We’ve got a new racetrack in Batangas and while racing days used to be only on weekends, the racetrack is now open 6 days in a week. Off track, betting stations and bookies dot the greater Metro Manila area, and cockfights are now held daily and simultaneously in the different cockpits all over the country. Bets have also not been limited to just horses, cocks, or any other animal that can either run or fight. You can be sure that there have also been a slew of bets in the recently concluded Paquiao-Rio fight in Macau. There is also the popularity of poker and bingo parlors, where the latter can be seen in many of our popular malls. The face of gambling/gaming too, has also been evolving and the lines have been blurring.

These activities are done not merely face-to-face but online and virtual as well. Since there are no laws against online gaming/gambling, an estimated 3,000 internet gambling / e-gaming parlors have popped up all over the country. And even in developed countries, team games for such popular fantasy-games like League of Legends have become hip and cool. Thus, hardcore gaming geeks and enthusiasts have started not only coming out of the woodwork, but also earning a decent pot prize in the unlikely case that they win. It should therefore come to no surprise that the government has failed to stamp out illegal gambling. Jueteng is still in full swing, while Masiao and Last 2 are operating in the Visayas and Mindanao.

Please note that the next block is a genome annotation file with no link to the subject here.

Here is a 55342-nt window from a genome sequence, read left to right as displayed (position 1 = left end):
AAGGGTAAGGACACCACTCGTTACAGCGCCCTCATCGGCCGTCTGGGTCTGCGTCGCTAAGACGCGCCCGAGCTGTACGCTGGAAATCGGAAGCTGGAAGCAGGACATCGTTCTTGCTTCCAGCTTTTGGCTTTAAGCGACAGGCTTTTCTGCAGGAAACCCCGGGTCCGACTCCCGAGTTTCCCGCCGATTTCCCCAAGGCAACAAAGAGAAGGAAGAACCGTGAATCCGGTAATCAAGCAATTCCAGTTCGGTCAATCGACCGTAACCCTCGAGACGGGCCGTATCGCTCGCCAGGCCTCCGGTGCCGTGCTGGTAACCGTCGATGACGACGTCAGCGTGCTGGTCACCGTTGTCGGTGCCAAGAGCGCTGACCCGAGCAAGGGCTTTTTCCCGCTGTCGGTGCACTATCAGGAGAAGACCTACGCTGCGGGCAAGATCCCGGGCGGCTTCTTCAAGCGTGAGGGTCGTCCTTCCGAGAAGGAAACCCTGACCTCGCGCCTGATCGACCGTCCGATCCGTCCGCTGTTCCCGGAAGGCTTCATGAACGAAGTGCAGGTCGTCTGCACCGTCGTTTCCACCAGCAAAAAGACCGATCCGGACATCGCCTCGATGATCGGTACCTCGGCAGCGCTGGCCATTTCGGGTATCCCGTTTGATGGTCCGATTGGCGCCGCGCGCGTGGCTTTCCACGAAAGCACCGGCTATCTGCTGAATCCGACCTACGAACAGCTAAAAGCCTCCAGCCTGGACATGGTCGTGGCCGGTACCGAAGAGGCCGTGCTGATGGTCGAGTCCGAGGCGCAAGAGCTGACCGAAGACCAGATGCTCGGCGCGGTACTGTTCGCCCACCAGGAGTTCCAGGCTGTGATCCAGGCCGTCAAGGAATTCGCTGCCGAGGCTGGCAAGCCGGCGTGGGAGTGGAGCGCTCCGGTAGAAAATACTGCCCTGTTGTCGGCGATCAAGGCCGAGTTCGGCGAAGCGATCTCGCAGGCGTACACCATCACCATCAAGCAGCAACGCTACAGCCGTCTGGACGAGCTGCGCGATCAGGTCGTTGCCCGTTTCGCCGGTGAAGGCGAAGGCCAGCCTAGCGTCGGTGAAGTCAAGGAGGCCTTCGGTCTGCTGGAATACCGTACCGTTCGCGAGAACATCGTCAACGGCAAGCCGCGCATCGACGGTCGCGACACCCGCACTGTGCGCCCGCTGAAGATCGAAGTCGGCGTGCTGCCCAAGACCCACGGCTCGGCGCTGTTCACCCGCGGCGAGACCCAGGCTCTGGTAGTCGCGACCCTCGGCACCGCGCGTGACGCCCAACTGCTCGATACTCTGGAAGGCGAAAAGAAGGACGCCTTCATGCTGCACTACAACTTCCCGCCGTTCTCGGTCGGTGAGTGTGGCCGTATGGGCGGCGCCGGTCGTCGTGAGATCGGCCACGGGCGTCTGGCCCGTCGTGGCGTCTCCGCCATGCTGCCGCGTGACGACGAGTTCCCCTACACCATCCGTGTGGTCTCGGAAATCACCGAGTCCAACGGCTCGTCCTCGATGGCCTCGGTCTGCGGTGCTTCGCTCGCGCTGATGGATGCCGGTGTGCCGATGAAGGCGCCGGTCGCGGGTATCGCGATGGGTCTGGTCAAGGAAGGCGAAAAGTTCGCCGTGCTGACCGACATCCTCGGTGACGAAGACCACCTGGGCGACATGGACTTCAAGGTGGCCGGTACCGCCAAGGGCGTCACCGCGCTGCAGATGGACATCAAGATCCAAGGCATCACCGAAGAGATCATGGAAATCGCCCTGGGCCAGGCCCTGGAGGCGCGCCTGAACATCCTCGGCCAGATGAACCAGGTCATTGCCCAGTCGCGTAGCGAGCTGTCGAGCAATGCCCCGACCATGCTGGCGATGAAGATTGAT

While the lure of getting “rich” quick is one of the motivations for illegal gambling, there are also other enticements. Unlike “legal” gaming / gambling, you don’t have to go to a casino or gaming stand to bet. There probably wouldn’t be any long queues either. In addition, bets could go for as low as P6.00 a bet unlike the minimum betting in lotto for Php 20.00, which is already three times more, an amount which would easily discourage those from the class C, D, and E markets. Moreover, many religious conservatives have opposed gaming / gambling for its addictive properties.

It should be pointed out though that being addictive is not limited to gaming / gambling. At present too, especially in developed countries, there are standard procedures and best practices for gaming / gambling like an exclusion form which close family members can accomplish for the gaming / gambling addict. In addition, there are available services like counseling for gaming / gambling addicts, and even financial literacy seminars for those who have won big in lotteries, and similar games with sizeable pot prizes. More importantly, these gaming corporations are earning a lot, paying billions in taxes, contributing significantly to the government’s coffers, and have several initiatives in Corporate Social Responsibility (CSR) or Corporate Citizenship (CC), i.e. building public schools.

Rather than try to stamp out illegal gambling, it might be wise for the government to legitimize such games and earn from it in the process. In the Philippines at least, illegal gambling is earning billions more in comparison to legal gaming activities, thus eating into and competing with these legitimated gaming operations. Thus, this may be time to rethink our “legitimate” gaming models to earn more for the government, while offering positive gaming / gambling-related services, and doing good in CSR or CC while we are at it.